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Hi I have a question to find the best average fit curve for a range of data. I have calculated the best fit curve for each sample and plotted them on the same graph.

However, I would need to find one best average fit curve for the samples.

Each 5cm and 10cm sample strips have a different resolution of data point due to the length.

n of 5cm= 4 data point. n of 10cm=7 data point.

How can I present all these data using one fit curve function to best describe the material property? Appreciate the help. Thank you.

Strain5S1A ={{0, 11.908}, {1/5, 10.95}, {2/5, 9.31429}, {3/5, 7.925}}

Strain5S2A = {{0, 9.79}, {1/5, 10.0533}, {2/5, 8.29143}, {3/5, 7.255}}

Strain5S3A = {{0, 9.062}, {1/5, 9.66}, {2/5, 7.94}, {3/5, 6.88}}

Gradient5S1A = 
 Fit[Strain5S1A, {1, x, x^2, x^3, x^4, x^5, x^6, x^7, x^8, x^9}, x]
11.908 - 3.56549 x - 4.91491 x^2 - 5.19945 x^3 - 4.22877 x^4 - 
     1.51311 x^5 + 3.93156 x^6 + 13.864 x^7 + 31.2896 x^8 + 61.2614 x^9

Gradient5S2A = 
     Fit[Strain5S2A, {1, x, x^2, x^3, x^4, x^5, x^6, x^7, x^8, x^9}, x]
    9.79 + 4.23116 x - 9.92041 x^2 - 18.8954 x^3 - 20.2853 x^4 - 
         12.5264 x^5 + 7.85467 x^6 + 47.7993 x^7 + 119.711 x^8 + 244.784 x^9

Gradient5S3A = 
 Fit[Strain5S3A, {1, x, x^2, x^3, x^4, x^5, x^6, x^7, x^8, x^9}, x]
9.062 + 6.23579 x - 10.8221 x^2 - 21.8441 x^3 - 23.9361 x^4 - 
     15.3418 x^5 + 7.88265 x^6 + 53.6945 x^7 + 136.361 x^8 + 280.29 x^9

Strain10YS1A={{0, 10.26}, {1/10, 13.1455}, {1/5, 11.7917}, {3/10, 10.9769}, {2/5,10.1643}, {1/2, 9.49333}, {3/5, 8.78125}}

Strain10YS2A = {{0, 10.07}, {1/10, 11.9545}, {1/5, 10.7667}, {3/10, 9.95385}, {2/5, 9.42857}, {1/2, 8.73333}, {3/5, 8.18125}

Strain10YS3A ={{0, 11.14}, {1/10, 14.4455}, {1/5, 12.0583}, {3/10, 10.8769}, {2/5,10.0643}, {1/2, 9.40667}, {3/5, 8.7625}}

Gradient10YS1A = 
 Fit[Strain10YS1A, {1, x, x^2, x^3, x^4, x^5, x^6, x^7, x^8, x^9}, x]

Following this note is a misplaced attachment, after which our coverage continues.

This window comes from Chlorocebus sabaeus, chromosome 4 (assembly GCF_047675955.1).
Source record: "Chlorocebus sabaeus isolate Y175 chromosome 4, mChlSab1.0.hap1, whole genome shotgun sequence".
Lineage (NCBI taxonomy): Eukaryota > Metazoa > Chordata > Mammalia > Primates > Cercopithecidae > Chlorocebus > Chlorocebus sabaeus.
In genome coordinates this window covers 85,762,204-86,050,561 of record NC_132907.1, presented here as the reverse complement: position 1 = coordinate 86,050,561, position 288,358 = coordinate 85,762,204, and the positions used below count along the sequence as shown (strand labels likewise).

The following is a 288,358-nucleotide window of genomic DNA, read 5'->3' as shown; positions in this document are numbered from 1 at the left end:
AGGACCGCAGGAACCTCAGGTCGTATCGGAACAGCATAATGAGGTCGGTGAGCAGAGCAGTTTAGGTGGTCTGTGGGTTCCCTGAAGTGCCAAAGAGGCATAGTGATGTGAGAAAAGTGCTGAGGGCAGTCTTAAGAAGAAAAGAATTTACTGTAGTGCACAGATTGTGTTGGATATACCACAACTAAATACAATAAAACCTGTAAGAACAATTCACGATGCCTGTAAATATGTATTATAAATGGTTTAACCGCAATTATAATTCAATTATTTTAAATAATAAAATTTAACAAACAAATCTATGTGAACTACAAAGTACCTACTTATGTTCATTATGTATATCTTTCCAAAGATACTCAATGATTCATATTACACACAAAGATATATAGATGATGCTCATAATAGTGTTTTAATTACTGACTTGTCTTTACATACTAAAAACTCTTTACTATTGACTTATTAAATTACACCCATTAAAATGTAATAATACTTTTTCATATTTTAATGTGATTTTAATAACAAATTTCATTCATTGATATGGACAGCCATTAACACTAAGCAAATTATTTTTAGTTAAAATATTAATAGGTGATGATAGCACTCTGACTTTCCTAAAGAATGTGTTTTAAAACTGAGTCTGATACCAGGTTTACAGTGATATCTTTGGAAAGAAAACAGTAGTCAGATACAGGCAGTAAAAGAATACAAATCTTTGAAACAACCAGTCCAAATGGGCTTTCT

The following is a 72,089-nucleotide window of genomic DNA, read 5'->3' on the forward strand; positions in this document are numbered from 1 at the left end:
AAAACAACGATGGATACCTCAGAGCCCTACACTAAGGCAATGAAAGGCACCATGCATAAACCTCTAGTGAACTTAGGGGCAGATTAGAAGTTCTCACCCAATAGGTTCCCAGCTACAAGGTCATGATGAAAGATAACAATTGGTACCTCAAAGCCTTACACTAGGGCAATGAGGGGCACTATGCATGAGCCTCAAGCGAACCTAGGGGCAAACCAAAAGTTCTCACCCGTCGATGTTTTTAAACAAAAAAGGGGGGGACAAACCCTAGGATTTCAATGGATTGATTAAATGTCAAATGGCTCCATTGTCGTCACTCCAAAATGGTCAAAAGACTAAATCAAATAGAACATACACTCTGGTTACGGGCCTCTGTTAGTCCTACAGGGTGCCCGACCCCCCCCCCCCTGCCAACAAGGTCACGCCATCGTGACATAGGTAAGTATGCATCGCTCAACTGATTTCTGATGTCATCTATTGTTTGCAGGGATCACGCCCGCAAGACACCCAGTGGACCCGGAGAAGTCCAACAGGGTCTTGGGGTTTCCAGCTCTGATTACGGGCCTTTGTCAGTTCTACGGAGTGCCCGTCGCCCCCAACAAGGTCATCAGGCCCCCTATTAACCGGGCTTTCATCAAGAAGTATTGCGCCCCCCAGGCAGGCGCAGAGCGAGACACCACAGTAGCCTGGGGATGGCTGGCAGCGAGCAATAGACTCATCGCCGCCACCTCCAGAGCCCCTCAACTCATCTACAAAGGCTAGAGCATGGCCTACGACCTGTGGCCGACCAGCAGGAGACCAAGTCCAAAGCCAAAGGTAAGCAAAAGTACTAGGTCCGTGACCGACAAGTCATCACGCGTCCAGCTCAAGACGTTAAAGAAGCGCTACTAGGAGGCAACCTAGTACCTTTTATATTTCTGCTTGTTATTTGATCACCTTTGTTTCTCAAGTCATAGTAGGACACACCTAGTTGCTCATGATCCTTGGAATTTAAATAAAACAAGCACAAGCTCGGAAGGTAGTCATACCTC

10.26 + 82.9517 x - 749.402 x^2 + 2225.02 x^3 - 961.595 x^4 - 
 4466.33 x^5 - 982.501 x^6 + 9738.87 x^7 + 14133.2 x^8 - 25235.3 x^9

Gradient10YS2A = 
 Fit[Strain10YS2A, {1, x, x^2, x^3, x^4, x^5, x^6, x^7, x^8, x^9}, x]
10.07 + 55.5134 x - 496.657 x^2 + 1368.24 x^3 - 421.139 x^4 - 
 2602.53 x^5 - 901.393 x^6 + 5061.21 x^7 + 7973.12 x^8 - 12754.1 x^9

Gradient10YS3A = 
 Fit[Strain10YS3A, {1, x, x^2, x^3, x^4, x^5, x^6, x^7, x^8, x^9}, x]
11.14 + 108.573 x - 1052. x^2 + 3163.19 x^3 - 1319.32 x^4 - 
 6310.38 x^5 - 1519.02 x^6 + 13487.1 x^7 + 19828.8 x^8 - 34740.2 x^9


Combine = 
 Show[ListPlot[{Strain5S1A, Strain5S2A, Strain5S3A}, 
   PlotLegends -> {"5cm"}, PlotStyle -> Pink], 
  ListPlot[{Strain10YS1A, Strain10YS2A, Strain10YS3A}, 
   PlotLegends -> {"10cm"}, PlotStyle -> Green], 
  Plot[{Gradient5S1A, Gradient5S2A, Gradient5S3A}, {x, 0, 0.6}, 
   PlotStyle -> Pink], 
  Plot[{Gradient10YS1A, Gradient10YS2A, Gradient10YS3A}, {x, 0, 0.6}, 
   PlotStyle -> Green], PlotRange -> {0, 25}, 
  PlotLabel -> "All Strips Measurement ", 
  AxesLabel -> {"\[CurlyEpsilon]", "k\[CapitalOmega]/ cm"}]
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  • $\begingroup$ Possible duplicate of Finding NonlinearModelFit of multiple data sets with the same parameters and in two dimensions $\endgroup$ – MarcoB Jul 9 '18 at 16:20
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    $\begingroup$ @MarcoB While I'm certainly not supportive of some aspects of this question (for reasons given below), I think that this is NOT a duplicate as the appropriate answer deals with necessary features that Mathematica doesn't currently have, i.e., mixed models. So this question is much more complex than the suggested duplicate. $\endgroup$ – JimB Jul 9 '18 at 19:25
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    $\begingroup$ @JimB Thank you for pointing that out. I had overlooked that difficulty. I retracted my close vote. $\endgroup$ – MarcoB Jul 9 '18 at 20:22